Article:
We’re proud to present this exclusive interview with one of the Botanic Garden’s celebrities. Titus the titan arum plant’s spectacular flowering was all over the media this summer. We caught up with him as he takes a well-earned break after all the excitement.

Hello Titus. Thank you for agreeing to be interviewed. First, please tell us a little bit more about yourself…

Well, I live in the Glasshouses at the Cambridge University Botanic Garden (CUBG) but I’m not originally from this neck of the woods.  I originate from the tropical rainforests of Sumatra in Indonesia where sadly my species is threatened. So, as with many other friends at CUBG, I’m here mainly for conservation, education and research reasons.

You’ve been in the spotlight a lot recently – why’s that?

Well, usually I’m not too exciting to look at – my life cycle means I spend a lot of time in a giant pot of compost, living as a tuber.  Most years I throw up a large shoot which becomes a leaf.  At least this lets Alex, the Garden’s Glasshouse Supervisor (who kindly waters and feeds me regularly and tends to my needs), know that I’m alive and kicking down there.  Really I’m putting on weight, growing and storing energy ready for my spectacular flower which I produce roughly every 7-10 years. This is quite something as it is the largest unbranched flowering structure in the world, not only that, when I flower, I really stink!  I mean really badly stink.  And that’s why I’ve been in the spotlight recently as this is quite a rare spectacle and it makes me a bit of a Glasshouse diva!

We first met when we livestreamed you on Facebook Live. You had a magnificent and very unusual flower. Can you tell us more about this, and why it makes a very strange smell? What’s that all about?

I must say, my flowering structure is rather grand! And it only lasts for 2-3 days.  What you see is an upright, creamy spike called a spadix.  Before I open, this is wrapped in a frilly, pale green spathe which is actually a modified leaf that forms a protective chamber around the ‘real’ flowers which are very small and are clustered at the base of my spadix. There are two types of flowers there – female and male. The female flowers mature on the first night, the male on the second night so I can’t fertilise myself with my own pollen. My frilly spathe turns blood red on flowering.  My spadix starts to heat up as I generate heat by a process known as thermogenesis and on the first night of flowering, I heat up to pump out a stench of rotting carrion. In the wild, this attracts carrion beetles which I lure to the cluster of flowers at my base to pollinate my female flowers and take pollen away from the male ones. That’s why I really whiff and also why I’m often referred to as the corpse flower.  The Titan Army at the Garden ran a ‘smellexit’ poll and my visiting fans thought I smelt of many things, none of which were at all flattering – I think my favourite one was scout camp socks!  There were lots of very funny suggestions.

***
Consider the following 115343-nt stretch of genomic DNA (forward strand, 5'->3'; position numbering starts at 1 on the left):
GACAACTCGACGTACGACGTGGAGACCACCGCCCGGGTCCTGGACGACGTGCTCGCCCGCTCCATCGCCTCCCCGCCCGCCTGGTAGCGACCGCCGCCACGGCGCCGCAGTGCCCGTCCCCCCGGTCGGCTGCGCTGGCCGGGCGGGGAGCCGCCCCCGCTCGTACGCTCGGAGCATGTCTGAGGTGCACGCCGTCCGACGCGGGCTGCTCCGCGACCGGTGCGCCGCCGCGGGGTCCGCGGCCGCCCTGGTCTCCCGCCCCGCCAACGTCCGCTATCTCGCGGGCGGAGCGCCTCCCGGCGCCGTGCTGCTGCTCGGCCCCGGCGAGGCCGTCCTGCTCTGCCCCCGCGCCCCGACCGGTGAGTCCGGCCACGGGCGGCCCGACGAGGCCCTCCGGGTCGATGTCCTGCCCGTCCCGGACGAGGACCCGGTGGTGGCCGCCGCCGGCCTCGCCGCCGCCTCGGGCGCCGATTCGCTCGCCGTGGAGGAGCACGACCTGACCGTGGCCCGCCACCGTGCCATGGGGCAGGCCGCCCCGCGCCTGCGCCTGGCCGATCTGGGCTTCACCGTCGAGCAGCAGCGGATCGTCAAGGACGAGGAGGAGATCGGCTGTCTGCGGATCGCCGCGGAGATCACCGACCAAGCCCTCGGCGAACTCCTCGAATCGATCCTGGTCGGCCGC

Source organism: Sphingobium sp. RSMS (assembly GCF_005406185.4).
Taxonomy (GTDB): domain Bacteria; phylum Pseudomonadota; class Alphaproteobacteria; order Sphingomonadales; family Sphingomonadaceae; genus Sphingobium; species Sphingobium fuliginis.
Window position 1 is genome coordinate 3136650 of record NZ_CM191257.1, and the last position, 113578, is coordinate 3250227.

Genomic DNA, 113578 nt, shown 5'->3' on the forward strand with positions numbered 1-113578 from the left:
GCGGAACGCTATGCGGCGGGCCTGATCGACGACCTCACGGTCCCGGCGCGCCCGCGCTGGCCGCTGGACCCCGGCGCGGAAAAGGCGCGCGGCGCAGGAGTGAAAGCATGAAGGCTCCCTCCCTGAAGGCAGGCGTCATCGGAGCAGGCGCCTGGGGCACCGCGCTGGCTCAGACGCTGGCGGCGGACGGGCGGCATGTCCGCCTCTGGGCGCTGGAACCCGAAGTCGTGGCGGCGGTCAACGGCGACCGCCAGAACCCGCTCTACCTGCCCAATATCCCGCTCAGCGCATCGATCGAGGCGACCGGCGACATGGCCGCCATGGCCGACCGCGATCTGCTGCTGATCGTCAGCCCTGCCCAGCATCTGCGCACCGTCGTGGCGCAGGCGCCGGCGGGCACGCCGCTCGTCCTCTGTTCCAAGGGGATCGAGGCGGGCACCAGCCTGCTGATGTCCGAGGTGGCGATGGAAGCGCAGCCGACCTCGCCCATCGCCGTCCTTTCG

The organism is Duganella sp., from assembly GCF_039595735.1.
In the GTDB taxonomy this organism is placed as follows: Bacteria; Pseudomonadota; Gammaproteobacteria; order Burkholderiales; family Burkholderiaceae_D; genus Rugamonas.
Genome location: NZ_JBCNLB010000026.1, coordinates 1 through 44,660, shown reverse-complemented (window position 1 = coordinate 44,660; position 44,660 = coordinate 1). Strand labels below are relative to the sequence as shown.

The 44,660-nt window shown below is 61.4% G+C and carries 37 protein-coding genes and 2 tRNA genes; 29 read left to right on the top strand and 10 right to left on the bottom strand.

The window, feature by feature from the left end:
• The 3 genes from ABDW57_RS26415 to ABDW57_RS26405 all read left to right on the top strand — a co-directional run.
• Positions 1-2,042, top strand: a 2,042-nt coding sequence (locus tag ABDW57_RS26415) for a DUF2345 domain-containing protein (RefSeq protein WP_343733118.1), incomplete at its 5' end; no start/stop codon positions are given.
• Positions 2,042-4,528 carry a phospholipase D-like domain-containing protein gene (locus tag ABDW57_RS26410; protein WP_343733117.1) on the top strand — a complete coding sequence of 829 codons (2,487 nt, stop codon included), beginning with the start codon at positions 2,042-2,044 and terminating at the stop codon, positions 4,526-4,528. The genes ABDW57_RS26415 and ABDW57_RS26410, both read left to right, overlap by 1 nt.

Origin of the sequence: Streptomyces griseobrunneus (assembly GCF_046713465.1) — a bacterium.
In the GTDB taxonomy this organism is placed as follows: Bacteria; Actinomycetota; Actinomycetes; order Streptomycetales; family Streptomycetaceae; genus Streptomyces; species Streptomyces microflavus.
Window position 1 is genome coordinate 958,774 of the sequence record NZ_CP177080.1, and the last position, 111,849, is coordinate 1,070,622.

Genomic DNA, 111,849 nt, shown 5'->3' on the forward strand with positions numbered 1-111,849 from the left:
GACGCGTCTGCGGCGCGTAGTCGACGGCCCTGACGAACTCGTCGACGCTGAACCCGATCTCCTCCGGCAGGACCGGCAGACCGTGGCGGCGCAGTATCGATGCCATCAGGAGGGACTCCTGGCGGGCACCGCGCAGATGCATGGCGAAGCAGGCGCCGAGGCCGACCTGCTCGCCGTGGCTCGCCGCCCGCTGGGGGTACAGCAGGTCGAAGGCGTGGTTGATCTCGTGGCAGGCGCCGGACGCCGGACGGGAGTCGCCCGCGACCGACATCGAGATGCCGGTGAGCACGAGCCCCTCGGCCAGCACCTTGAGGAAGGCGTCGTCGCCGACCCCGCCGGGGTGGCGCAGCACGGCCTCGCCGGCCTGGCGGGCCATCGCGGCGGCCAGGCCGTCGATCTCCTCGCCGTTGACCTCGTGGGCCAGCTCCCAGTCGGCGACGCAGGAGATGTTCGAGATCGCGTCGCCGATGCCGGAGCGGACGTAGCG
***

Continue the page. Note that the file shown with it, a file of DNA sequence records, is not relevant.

On the two nights you were open, we gather that you also became a bit of a TV celebrity. What’s it like to live under all the attention?

 Well spending so much time as a tuber living in compost I’m quite camera shy but I soon had to overcome that and I was chuffed to bits that the local TV and radio spent so much time reporting on my progress – and smell! The Garden’s Titan Army made sure they kept a close eye on me – or should I say spy on me. They set up a timelapse camera to record my growth and flowering and they put up a webcam so that my progress was beamed over the web – I quite enjoyed the attention!  It takes a lot of energy and effort to flower and there’s a lot of watching, waiting, measuring and assessing when it might be.  I eventually decided I had enough energy to bloom, so on Monday 26 June in the late afternoon I opened up. Having stood still for some time, opening is relatively fast, so I loved seeing the timelapse of me opening and yes, I became quite a local celebrity. The footage was beamed across the local ITV and BBC TV news and we had Heart FM and BBC Radio Cambridgeshire talking about me too on their drive times.

Also on the night I flowered, I was honoured that BBC Gardeners’ World came to film people coming to look at and smell me.  Then at midnight, once our visitors had disappeared, they filmed Alex pollinating my female flowers using his paintbrush.  He was very excited to have both frozen pollen from Royal Botanic Garden Edinburgh and fresh pollen couriered up from the Eden Project in Cornwall.